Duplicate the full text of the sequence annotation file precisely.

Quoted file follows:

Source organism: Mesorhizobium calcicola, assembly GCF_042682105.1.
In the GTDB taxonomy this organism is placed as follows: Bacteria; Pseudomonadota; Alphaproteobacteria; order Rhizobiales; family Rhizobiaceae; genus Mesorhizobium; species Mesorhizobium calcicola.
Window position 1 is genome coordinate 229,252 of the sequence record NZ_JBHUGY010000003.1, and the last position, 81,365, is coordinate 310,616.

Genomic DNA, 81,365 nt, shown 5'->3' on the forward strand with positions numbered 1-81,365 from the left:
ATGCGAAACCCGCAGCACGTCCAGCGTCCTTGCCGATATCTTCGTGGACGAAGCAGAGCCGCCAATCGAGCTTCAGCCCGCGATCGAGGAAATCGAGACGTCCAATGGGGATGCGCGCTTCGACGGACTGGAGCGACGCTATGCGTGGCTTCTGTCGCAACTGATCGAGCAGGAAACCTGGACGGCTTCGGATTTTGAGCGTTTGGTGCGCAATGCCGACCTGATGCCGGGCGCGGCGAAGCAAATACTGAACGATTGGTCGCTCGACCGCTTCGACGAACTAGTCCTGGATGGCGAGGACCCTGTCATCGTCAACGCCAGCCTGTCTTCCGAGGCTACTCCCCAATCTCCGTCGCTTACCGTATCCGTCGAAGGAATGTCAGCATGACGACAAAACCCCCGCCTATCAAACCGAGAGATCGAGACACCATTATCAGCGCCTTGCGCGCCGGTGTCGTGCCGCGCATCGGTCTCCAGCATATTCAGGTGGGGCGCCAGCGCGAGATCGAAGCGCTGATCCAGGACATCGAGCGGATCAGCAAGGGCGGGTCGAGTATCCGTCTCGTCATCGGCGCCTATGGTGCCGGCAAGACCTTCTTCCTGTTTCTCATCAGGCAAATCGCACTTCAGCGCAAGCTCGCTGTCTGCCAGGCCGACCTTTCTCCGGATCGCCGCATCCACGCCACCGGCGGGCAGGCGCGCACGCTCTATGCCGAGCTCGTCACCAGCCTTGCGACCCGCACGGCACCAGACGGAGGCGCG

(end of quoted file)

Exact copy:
Source organism: Mesorhizobium calcicola, assembly GCF_042682105.1.
In the GTDB taxonomy this organism is placed as follows: Bacteria; Pseudomonadota; Alphaproteobacteria; order Rhizobiales; family Rhizobiaceae; genus Mesorhizobium; species Mesorhizobium calcicola.
Window position 1 is genome coordinate 229,252 of the sequence record NZ_JBHUGY010000003.1, and the last position, 81,365, is coordinate 310,616.

Genomic DNA, 81,365 nt, shown 5'->3' on the forward strand with positions numbered 1-81,365 from the left:
ATGCGAAACCCGCAGCACGTCCAGCGTCCTTGCCGATATCTTCGTGGACGAAGCAGAGCCGCCAATCGAGCTTCAGCCCGCGATCGAGGAAATCGAGACGTCCAATGGGGATGCGCGCTTCGACGGACTGGAGCGACGCTATGCGTGGCTTCTGTCGCAACTGATCGAGCAGGAAACCTGGACGGCTTCGGATTTTGAGCGTTTGGTGCGCAATGCCGACCTGATGCCGGGCGCGGCGAAGCAAATACTGAACGATTGGTCGCTCGACCGCTTCGACGAACTAGTCCTGGATGGCGAGGACCCTGTCATCGTCAACGCCAGCCTGTCTTCCGAGGCTACTCCCCAATCTCCGTCGCTTACCGTATCCGTCGAAGGAATGTCAGCATGACGACAAAACCCCCGCCTATCAAACCGAGAGATCGAGACACCATTATCAGCGCCTTGCGCGCCGGTGTCGTGCCGCGCATCGGTCTCCAGCATATTCAGGTGGGGCGCCAGCGCGAGATCGAAGCGCTGATCCAGGACATCGAGCGGATCAGCAAGGGCGGGTCGAGTATCCGTCTCGTCATCGGCGCCTATGGTGCCGGCAAGACCTTCTTCCTGTTTCTCATCAGGCAAATCGCACTTCAGCGCAAGCTCGCTGTCTGCCAGGCCGACCTTTCTCCGGATCGCCGCATCCACGCCACCGGCGGGCAGGCGCGCACGCTCTATGCCGAGCTCGTCACCAGCCTTGCGACCCGCACGGCACCAGACGGAGGCGCG